The Power of a Positive Frame, Essay Example

DEFINING A FRAME
If you consider a picture frame, the frame provides the border to the picture and as such establishes the perimeters or boundaries in which the picture is contained. This is equally appropriate for scientific papers in terms of establishing the scope of work. The work will be contained within these boundaries or perimeters. Going outside of this frame is considered as being outside the scope of the work or research being conducted. In this context frames may be considered as either ‘positive’ or ‘negative’. A positive framework is one which is fully inclusive in terms of addressing all of the required needs. A negative framework may be one which is purely defensive and is limited only to addressing specific points. These are often used in military strategy in order to define limited terms of engagement.
POSITIVE FRAMEWORKS| Appreciative Inquiry – Is an example of a positive framework. It is the affirming nature of this approach that defines ‘positivism’, as opposed to the dissection of problems it builds upon the root causes of success and as such is a powerful change agent. It operates within a non-threatening environment and assimilates the knowledge of subject matter experts. When adopting the technique of appreciative inquiry, in problem solving situations , it is important to focus energies on the positive attributes as this helps in the consolidation of strengths. (Hammond, S.A. 1996).
| Positive Psychology – Psycology of Religion is a good example of where a positive framework can be built in order to deal with the analtical aspects of this subject matter. The theoretical framework of psychology is used in order to examine religious sentiments and behaviours. The theoretical framework of psychology is able to provide the positive boundaries for such studies and frame how questions of research and intervention will be dealt with in retaining context of the core subject matter. As such psychology is seen as a positive virttue in terms of learning about religion. (Selvam, S.G. 2012).
| Quantum Learning – The concept of quantum learning provides a framework for student learning based upon a number of key components that include integrity, commitment, ownership, flexibility and balance. It is based upon the premise that all people learn differently but that a degree of excellence can be built into these different approaches. The framework for student learning is a positive one as it sets the boundaries for five main tenants of learning. As such all that we accomplish has to have a purpose . It acknowledges the effort of learning and celebrates the successful outcome of that venture. (Pritscher, C.P. 2001)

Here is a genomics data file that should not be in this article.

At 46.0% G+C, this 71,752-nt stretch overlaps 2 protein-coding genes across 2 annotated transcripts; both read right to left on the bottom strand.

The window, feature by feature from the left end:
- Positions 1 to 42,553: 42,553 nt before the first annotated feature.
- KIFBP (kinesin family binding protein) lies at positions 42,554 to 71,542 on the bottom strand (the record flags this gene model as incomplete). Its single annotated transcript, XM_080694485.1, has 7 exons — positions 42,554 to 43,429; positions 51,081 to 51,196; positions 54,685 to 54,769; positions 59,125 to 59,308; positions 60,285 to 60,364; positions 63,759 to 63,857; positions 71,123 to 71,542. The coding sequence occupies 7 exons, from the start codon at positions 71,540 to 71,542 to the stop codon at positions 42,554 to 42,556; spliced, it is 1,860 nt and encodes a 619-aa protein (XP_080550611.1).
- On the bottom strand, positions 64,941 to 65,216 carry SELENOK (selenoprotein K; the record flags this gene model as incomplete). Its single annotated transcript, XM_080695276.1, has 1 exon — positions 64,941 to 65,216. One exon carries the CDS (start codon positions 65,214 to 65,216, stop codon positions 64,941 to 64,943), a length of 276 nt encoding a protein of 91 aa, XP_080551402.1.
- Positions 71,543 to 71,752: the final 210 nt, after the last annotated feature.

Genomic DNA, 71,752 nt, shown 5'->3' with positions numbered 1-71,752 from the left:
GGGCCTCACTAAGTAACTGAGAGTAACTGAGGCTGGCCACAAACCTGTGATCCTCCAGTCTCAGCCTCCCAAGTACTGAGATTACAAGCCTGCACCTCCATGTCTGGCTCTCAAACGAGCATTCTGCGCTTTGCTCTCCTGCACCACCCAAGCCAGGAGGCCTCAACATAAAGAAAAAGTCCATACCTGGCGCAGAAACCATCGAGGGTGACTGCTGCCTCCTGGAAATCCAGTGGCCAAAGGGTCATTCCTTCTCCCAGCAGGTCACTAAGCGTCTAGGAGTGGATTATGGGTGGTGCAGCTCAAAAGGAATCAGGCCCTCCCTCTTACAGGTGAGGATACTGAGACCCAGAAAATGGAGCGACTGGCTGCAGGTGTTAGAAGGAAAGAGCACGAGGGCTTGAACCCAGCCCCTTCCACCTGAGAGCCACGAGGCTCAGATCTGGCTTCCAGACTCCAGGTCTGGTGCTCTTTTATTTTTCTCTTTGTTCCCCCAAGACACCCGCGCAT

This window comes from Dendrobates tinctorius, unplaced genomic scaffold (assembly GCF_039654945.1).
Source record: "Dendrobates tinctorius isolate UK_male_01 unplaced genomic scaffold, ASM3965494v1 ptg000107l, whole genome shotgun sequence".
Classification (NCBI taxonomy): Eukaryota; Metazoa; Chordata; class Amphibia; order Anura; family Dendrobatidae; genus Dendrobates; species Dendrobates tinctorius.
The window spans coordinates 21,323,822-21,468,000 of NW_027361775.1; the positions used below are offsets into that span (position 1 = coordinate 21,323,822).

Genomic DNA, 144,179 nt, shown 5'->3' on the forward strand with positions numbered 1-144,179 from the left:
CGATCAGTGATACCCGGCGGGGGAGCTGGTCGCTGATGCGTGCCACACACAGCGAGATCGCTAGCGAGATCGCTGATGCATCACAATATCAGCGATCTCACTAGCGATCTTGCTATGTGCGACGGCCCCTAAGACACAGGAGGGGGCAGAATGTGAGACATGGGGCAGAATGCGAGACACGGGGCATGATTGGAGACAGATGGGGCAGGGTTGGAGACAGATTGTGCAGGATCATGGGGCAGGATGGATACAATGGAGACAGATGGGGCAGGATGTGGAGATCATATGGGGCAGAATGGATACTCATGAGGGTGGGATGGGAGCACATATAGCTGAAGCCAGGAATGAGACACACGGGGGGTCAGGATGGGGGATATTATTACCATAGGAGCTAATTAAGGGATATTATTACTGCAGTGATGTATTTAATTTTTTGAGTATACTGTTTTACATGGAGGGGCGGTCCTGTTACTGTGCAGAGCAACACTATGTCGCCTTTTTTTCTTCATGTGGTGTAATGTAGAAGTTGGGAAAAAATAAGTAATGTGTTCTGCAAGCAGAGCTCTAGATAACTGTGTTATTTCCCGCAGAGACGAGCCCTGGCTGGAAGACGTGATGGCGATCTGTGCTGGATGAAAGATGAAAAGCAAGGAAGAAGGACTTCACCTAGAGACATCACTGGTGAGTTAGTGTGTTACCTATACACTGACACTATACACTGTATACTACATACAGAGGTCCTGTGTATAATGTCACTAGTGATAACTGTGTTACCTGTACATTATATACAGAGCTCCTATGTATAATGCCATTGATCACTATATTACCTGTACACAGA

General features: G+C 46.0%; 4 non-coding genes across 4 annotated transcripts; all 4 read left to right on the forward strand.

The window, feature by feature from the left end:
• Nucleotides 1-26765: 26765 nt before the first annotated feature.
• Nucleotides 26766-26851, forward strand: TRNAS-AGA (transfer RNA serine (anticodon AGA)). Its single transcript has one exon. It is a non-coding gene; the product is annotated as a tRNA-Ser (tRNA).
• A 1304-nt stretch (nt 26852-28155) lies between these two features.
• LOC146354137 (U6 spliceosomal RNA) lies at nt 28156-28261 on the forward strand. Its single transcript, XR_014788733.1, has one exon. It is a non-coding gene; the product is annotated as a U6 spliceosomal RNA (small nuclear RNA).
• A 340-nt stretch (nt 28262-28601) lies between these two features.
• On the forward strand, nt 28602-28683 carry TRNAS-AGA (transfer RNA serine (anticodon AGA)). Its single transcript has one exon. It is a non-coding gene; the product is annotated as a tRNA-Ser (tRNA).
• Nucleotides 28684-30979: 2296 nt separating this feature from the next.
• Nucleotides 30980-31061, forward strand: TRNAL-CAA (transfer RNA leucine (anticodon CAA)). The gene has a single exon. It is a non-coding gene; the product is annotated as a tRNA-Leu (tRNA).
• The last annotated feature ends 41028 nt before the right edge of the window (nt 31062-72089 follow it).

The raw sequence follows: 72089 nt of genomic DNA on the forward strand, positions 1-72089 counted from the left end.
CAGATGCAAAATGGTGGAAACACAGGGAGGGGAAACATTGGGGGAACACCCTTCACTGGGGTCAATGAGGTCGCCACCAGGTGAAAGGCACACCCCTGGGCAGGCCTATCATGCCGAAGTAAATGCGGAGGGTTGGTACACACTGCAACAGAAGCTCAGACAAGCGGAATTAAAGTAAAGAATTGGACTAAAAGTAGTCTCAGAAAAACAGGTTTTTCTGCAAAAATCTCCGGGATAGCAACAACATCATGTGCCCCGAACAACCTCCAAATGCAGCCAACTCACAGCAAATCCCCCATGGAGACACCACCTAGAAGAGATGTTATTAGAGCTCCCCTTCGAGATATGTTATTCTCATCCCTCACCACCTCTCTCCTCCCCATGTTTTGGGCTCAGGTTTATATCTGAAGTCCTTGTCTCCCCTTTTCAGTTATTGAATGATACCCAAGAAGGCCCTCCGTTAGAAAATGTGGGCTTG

| Protective Approach – Protective frameworks are widely used in both healthcare and social work contexts. One example being that of a Child Welfare protective framework within the context of social care. This provides a legal framework for the protection of child care. The positivism is associated with the protection of the rights of the child whilst in welfare or social care settings. This prevents cases of child abuse or mistreatment of the child with appropriate legal remedies and intervention measures. The approach was intended to address more direct focus on the rights and welfare of the child, as opposed to that of the family where the attention was previously focused. The frame was therefore narrowed to set the boundaries around that of child welfare and protection. (Tomison & Stanley, 2001)
THE POWER OF POSITIVE FRAMEWORKS
The science technology society (STSE) is a movement that has helped to advance the concept of positive frameworks in science education. This looking at how science education can integrate science and technology into a framework that embraces aspects of economics, social and cultural contexts. Through these efforts an Australian scientist ( Peter Fensham) has been instrimental in getting science back onto the schools curriculum.